December 6, 2013
BILL CALLS FOR COMPULSORY DECISION ON DNA TESTINGSunday, August 18, 2013
Disappeared children: bill aims to delve deeper
Time is ticking for grandmothers who have been trying to find their grandchildren snatched during the last dictatorship. Acknowledging that he is taking part in a race against the clock, a son of disappeared parents is promoting a bill aimed at broadening the samples received by the National Genetic Database.
On Wednesday 7, Grandmothers of Plaza de Mayo announced the restitution of grandson number 109 at their headquarters in Buenos Aires City. Human rights activists gathered there to celebrate the news and to welcome Pablo Athanasiu Laschan, now a 37-year-old man who was kidnapped in 1976 with his parents and appropriated by a family linked to the military regime.
That day, lawyer Juan Pablo Villeres arrived at the Grandmothers’ office and he hugged Estela Barnes de Carlotto when she finished with the press conference. Then, Villeres — son of Graciela Noemí Folini and Rubén Argentino Villeres, abducted in 1977 in Olavarría, Buenos Aires province— presented the head of Grandmothers of Plaza de Mayo with a bill he has been analyzing with a group of professionals.
“We just want to provide some necessary tools to help to find the grandchildren appropriated during the dictatorship,” Villeres told the Herald. Grandmothers of Plaza de Mayo estimate that there are around 400 men and women who do not know their real identity yet.
The bill that Villeres is promoting implies that people born between 1975 and 1980 will be called to attend to a public office, not defined yet, and will have to say if they want to provide a blood sample to be compared with the ones stored at the National Genetic Database, which gathers more than 200 samples of families who are trying to find the children stolen to their mothers while they were in captivity.
“The summons will be compulsory but to give the sample would be optional,” the lawyer explained. However, in the bill that is being analyzed by the Grandmothers’ legal team and by the Human Rights Secretary Martín Fresneda, some benefits for those allowing the test to be performed are considered.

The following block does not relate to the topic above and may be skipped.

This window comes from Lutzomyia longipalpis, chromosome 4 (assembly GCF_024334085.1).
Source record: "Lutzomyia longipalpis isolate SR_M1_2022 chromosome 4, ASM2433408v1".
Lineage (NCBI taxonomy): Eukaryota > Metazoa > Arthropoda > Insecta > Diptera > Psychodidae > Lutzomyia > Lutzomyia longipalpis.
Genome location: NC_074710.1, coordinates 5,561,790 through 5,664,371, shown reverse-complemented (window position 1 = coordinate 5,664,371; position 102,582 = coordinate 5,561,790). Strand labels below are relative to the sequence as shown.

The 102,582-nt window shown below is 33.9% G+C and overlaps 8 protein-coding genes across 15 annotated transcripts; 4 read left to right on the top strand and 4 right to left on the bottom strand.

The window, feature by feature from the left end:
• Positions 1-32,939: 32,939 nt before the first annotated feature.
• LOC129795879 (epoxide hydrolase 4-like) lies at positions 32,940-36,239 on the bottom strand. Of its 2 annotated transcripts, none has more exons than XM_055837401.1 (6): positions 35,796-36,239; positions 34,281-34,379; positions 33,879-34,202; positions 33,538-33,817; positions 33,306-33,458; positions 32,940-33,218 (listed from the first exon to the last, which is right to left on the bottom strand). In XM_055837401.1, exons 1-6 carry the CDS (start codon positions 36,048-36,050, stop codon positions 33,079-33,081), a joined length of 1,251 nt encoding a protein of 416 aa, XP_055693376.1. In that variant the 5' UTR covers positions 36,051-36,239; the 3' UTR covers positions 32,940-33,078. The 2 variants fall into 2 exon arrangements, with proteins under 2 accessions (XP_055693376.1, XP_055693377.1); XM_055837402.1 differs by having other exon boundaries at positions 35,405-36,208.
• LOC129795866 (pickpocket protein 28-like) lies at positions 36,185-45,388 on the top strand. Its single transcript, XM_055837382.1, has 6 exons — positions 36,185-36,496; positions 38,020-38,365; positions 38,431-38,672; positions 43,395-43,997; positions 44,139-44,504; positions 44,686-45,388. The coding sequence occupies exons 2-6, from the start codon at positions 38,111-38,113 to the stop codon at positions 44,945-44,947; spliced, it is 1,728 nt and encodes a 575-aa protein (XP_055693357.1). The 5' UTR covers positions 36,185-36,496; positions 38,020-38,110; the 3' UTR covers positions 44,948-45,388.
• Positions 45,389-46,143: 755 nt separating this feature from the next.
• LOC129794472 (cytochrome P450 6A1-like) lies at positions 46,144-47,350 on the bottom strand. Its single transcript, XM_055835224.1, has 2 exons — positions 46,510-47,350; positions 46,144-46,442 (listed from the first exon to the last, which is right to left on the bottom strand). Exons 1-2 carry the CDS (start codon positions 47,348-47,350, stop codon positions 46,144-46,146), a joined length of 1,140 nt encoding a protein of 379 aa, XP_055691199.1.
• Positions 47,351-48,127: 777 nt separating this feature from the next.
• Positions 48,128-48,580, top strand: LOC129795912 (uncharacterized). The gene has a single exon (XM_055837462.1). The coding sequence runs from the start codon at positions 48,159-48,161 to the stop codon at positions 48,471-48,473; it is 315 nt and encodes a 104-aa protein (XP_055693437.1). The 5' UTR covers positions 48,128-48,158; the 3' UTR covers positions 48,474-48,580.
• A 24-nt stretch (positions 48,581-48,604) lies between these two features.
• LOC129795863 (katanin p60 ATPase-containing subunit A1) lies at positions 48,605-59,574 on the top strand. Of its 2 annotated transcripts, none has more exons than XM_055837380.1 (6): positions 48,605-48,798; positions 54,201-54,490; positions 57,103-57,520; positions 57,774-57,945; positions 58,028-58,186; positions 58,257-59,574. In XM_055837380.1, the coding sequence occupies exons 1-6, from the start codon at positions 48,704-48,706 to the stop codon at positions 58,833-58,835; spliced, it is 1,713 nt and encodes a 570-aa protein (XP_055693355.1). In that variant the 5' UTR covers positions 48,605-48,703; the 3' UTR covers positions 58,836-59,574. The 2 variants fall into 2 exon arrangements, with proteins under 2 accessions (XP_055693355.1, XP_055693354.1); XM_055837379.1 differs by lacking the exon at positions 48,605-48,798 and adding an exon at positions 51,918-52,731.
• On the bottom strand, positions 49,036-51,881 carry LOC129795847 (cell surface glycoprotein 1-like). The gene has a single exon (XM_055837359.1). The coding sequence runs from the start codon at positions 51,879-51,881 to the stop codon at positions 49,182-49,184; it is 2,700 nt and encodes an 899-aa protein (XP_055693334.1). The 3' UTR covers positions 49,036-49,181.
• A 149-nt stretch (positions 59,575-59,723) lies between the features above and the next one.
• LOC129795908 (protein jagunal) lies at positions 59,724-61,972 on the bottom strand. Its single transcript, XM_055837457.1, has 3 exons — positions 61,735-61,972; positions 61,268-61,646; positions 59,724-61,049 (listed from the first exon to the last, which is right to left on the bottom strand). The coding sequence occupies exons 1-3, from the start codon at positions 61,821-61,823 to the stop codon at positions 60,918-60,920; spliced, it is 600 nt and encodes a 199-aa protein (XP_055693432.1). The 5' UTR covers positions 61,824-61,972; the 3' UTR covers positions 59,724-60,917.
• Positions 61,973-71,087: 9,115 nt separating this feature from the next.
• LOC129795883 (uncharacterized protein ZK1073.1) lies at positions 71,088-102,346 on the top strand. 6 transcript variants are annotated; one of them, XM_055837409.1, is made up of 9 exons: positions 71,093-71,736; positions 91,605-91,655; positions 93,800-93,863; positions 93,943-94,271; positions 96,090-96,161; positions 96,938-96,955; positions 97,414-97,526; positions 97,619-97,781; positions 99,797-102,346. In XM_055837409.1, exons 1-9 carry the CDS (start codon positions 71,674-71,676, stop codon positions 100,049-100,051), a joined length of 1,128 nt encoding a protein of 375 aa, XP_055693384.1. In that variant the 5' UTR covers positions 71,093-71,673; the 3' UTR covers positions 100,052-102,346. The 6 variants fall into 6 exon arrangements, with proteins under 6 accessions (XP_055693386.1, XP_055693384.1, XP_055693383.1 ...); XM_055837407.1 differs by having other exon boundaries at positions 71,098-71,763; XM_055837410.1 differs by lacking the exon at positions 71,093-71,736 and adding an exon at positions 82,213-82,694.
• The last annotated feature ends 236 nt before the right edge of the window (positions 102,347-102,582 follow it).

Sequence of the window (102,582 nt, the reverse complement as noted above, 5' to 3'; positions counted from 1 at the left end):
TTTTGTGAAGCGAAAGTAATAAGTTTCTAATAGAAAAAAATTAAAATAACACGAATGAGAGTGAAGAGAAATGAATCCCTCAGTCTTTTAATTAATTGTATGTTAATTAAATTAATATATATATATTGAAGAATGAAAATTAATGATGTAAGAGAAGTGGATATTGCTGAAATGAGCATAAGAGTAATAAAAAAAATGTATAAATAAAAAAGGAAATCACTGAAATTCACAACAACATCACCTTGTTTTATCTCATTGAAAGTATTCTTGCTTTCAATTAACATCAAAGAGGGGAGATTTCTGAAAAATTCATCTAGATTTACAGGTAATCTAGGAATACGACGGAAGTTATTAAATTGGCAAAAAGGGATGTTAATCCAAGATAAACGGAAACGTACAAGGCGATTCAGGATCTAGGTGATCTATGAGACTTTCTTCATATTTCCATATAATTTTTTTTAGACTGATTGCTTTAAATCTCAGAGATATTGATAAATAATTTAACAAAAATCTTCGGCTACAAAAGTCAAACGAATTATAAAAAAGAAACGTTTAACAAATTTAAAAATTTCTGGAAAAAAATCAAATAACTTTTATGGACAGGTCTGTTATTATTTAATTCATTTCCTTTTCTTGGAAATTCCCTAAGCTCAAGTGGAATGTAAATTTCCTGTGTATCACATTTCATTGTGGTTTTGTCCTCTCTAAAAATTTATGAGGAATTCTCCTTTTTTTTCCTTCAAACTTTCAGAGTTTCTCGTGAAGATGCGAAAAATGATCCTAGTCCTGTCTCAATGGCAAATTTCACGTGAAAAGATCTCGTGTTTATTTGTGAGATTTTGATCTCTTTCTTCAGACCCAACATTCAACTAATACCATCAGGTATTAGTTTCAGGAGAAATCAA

“We also think that, when people are summoned, there will be necessary not only the presence of an official from the Database but also somebody to provide psychological assistance to that person, who might have doubts about her or his identity,” Villeres highlighted.
Villeres and the interdisciplinary group that prepared the draft bill are aware of the possible adverse reactions. On a smaller scale, some appropriated children refused to have tests performed in order to define if they were children of disappeared people. As they have already said, some can claim that their right to privacy can be damaged if the collective right to truth prevails.
“The project can be criticized but in order to clear up doubts and to improve the proposal, we are going to hold some forums throughout the country,” he added.
This year, Villeres lost two of his grandparents, who had been waiting for more than 35 years to receive information about their missing children.
“Time is ticking and we are losing the chance of putting an end to this nightmare. We are close of losing the chance of recomposing the relations that the genocidal perpetrators wanted to destroy. We are talking of biological urgencies,” he highlighted and added that the state authorities owe the disappeared people’s relatives a response.
“The state is obliged to make reparations to the victims and their relatives. The state is responsible of the genocidal plan implemented and carried out by its armed forces during the dictatorship,” Villeres said, convinced that his project can be a new tool for the human rights movement to continue its long struggle.